It seems that the South African distribution industry is jumping on the smart meter bandwagon without proper evaluation and standardisation of requirements, with the prospect of learning the same incompatibility lessons experienced with prepayment metering systems in the early 1990s. That process resulted in a major re-investment in the replacement of meters after a suitable standard (STS) was adopted by all role players. The only difference during this round is that the investment will be significantly larger and replacement will not be a financially viable option in the short and medium term. With all the costly arrears in generation capacity it will be necessary to do a proper analysis of the installation cost, cost of ownership and lifespan of the systems. If the lifespan is shorter than 10 years it means that a re-investment will have to commence by 2015 (before the required generation capacity has been established effectively). Calculations to prove the financial viability of smart metering to save on the establishment of additional generation capacity will have to reflect this fact.

The customer segment currently served by prepayment meters in the CENTLEC distribution area on average consumes less than 200 kWh/house/month. This sector mainly uses electricity for lighting and home appliances like TVs and radios, but in most cases they do not have a water heater fitted. There is also still a tendency to use paraffin for cooking and heating. The main source of saving electricity is in the lighting sector. The savings required can be realised with the fitment of CFLs and that project is currently in progress. A calculation on the cost of prepayment meters, which are significantly cheaper than current smart meter systems, normally only breaks even after 10 to 12 years. To install smart meters in this segment is thus simply not financially viable at present.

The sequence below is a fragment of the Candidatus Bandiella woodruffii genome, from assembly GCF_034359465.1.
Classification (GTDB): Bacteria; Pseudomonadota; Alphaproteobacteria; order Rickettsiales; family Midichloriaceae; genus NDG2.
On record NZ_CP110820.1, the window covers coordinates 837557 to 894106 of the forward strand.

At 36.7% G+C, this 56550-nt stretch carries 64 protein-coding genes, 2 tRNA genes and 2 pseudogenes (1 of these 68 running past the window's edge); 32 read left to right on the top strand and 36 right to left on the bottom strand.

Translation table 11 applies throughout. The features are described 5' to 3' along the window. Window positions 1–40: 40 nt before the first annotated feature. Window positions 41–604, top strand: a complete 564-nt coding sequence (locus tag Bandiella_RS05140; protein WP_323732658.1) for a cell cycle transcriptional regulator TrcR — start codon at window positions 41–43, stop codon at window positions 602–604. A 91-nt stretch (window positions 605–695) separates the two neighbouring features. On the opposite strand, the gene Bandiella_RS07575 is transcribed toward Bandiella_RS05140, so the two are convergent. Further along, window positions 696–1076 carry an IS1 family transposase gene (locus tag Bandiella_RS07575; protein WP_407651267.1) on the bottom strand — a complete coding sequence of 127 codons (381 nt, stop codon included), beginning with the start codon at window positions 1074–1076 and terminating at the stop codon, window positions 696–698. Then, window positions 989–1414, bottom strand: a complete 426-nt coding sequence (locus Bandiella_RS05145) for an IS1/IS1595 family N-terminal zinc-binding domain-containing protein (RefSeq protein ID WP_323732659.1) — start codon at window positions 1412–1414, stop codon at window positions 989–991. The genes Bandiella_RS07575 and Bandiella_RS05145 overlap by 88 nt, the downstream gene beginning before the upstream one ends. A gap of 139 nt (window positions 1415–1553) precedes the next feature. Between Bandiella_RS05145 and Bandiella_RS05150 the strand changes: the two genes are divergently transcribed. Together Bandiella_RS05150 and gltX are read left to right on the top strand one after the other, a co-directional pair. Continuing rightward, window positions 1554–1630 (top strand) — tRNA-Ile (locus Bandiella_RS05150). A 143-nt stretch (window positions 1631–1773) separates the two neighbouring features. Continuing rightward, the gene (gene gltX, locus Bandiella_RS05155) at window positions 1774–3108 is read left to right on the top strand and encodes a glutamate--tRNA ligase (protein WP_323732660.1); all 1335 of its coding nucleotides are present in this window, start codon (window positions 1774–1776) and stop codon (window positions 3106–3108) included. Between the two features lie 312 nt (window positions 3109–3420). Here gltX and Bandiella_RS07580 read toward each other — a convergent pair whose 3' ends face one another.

The consumption of customers mainly served on credit metering systems in the CENTLEC distribution area averages around 900 kWh per month. A large percentage of these customers do have geysers and other appliances with higher consumption that should be managed more efficiently. This implies that in the domestic environment the credit meter customer should be concentrated on.

Larger homes and guest houses are normally supplied via three phase connections and consume significantly more, and should certainly be included in the project. It goes without saying that all business customers except the very smallest ones should be good candidates for TOU tariffs with smart meter systems.

If the total load in a domestic environment (900 kWh) has to be reduced by 10% this implies that 90 kWh per month or, at current prices, about R36 (US$4.50) must be saved. The investment in smart meters and other energy efficiency measures is thus worth about R36 to the customer. How much effort will anybody expend to save this amount? Even if the electricity price doubles only R72 (US$9.00) is at stake. It is true that the combined saving is worth much more on the supply side in terms of generation capacity but the customer will not directly see a major saving on his/her electricity bill. The customer will in many cases have to invest in water heater blankets, CFLs, solar water heaters and gas stoves and heaters to accomplish this saving – an investment that will take years to recover. How does one then convince the customer that all these expensive measures are saving him anything on the energy bill? Affluent customers might, after the initial savings hype, simply ignore the socalled saving measures.